Cristo Blanco was designed by local artist Francisco Olazo Allende and was placed on Pukamoqo Hill, which was a spiritual location for the Inca people. Local myth suggests that the hill holds soil samples from all the 4 quarters of the Inca Empire, or what the Incas called Tawantinsuyo.
Located only a 10-minute walk from the archaeological site of Saksaywaman, Cristo Blanco offers panoramic views across Cusco´s main square. You can see the Plaza de Armas, the entire historic center of the city, and as far as the residential district of San Sebastian. In the evening, Cristo Blanco is lit up and glows brightly above the city.
Built in 1560 and taking nearly 100 years to complete, Cusco Cathedral is an emblematic feature of Cusco’s main colonial square, the Plaza de Armas.
In 1928, Cusco Cathedral was granted Minor Basilica status, and became the official seat of the diocese (under the supervision of a bishop). The full name of the Cathedral is “The Cathedral Basilica of the Assumption of the Virgin.” The iconic building was designated a UNESCO World Heritage Site under the “City of Cusco” listing in 1983.
While there, be sure to see the crypts, the Sala de la Plateria (“silver room”), the unique painting o the Last Supper, the choir stalls (made of pure cedar), and the Señor de los Temblores– a black statue of the crucifixion of Jesus that remains one of the most emblematic symbols of Christianity in Peru.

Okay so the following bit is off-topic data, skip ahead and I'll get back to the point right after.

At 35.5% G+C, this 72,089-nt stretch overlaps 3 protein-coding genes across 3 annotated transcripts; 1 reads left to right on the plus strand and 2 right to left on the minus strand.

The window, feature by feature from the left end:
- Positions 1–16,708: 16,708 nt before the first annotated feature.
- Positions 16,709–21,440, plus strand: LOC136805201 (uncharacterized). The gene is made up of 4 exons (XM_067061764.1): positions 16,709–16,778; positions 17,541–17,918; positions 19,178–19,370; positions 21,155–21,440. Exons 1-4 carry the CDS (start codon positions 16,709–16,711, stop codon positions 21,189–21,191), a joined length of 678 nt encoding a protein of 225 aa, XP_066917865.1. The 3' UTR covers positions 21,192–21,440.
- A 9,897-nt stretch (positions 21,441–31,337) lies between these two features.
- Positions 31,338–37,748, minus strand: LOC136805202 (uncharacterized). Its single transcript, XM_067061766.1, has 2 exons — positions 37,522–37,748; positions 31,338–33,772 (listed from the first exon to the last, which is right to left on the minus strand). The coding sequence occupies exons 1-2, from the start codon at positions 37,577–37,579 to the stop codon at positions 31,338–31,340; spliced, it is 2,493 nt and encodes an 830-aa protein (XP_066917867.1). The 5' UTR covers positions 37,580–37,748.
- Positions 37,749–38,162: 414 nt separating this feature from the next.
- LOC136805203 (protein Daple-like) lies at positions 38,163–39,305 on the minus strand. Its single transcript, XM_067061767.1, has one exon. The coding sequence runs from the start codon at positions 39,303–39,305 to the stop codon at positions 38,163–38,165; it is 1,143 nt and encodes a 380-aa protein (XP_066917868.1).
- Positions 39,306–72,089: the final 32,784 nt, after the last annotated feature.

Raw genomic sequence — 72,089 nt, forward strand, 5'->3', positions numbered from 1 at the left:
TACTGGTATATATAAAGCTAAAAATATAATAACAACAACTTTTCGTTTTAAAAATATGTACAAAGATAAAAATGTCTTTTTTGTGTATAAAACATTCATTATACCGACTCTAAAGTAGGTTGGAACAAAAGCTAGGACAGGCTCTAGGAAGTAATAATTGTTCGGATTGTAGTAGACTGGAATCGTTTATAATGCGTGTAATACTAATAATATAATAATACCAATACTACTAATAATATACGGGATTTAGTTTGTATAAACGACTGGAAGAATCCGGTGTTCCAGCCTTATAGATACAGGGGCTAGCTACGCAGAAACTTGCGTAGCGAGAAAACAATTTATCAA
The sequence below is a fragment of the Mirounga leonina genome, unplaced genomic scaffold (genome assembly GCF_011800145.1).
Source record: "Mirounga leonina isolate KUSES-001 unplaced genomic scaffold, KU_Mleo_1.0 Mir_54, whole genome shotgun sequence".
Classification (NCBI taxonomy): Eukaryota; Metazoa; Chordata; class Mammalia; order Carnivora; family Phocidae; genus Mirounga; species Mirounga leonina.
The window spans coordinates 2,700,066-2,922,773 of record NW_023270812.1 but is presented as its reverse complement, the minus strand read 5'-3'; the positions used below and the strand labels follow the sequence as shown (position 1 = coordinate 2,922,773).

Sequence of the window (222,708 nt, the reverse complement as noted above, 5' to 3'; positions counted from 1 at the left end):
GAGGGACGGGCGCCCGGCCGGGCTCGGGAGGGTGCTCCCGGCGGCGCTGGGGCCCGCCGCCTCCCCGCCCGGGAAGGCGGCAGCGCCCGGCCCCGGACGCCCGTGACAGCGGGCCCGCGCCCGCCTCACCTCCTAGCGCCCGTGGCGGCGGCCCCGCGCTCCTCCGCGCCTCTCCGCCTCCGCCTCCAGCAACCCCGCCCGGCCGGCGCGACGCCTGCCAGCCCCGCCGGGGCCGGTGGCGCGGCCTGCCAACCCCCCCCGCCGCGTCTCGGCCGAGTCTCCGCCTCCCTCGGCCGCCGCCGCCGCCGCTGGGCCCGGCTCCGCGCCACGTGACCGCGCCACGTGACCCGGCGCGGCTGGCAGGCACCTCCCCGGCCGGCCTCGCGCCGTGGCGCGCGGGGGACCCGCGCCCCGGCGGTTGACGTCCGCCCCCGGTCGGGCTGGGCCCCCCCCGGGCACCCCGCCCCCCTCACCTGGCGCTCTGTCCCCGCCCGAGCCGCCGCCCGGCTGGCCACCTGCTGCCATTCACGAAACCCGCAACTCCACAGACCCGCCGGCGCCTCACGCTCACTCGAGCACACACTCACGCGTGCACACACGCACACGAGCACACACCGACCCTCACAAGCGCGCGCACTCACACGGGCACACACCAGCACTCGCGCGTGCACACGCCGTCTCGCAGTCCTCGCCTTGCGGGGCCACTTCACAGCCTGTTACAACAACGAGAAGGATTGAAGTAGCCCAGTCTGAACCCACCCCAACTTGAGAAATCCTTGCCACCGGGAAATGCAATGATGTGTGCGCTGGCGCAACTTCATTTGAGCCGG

Center for Traditional Textiles of Cusco
The Spanish conquered the Inca Empire in large part because of their gold. But for the Incas, their real treasure was the soft fleece of the alpacas and vicuñas they raised, which they wove into clothing, rugs, and tapestries.
While visiting the Peruvian Andes, it’s impossible to miss the ever-present alpaca, which are still raised for their soft fleece today. Garments created in this region from alpaca wool remain one of the world’s most prized, durable, thermal items of clothing, available in 22 natural earth tones and a vivid array of dyed colors. W
hen shopping, remember that garments knit from 100% alpaca do not have sewn seams. Visit the Center for Traditional Textures of Cusco Museum and Store to find a broad variety of high quality, Fair Trade textile products. –Sara McDaniel
BIO: Sara McDaniel is a San Diego-based educator who uses her summers to explore the world, often alongside her students! In addition to writing for The Volunteer Traveler, she has directed international programming for various travel organizations. When she’s not writing or researching, she can often be found swimming in the ocean, eating all of the delicious foods she can find, and teaching in San Diego State University’s College of Education.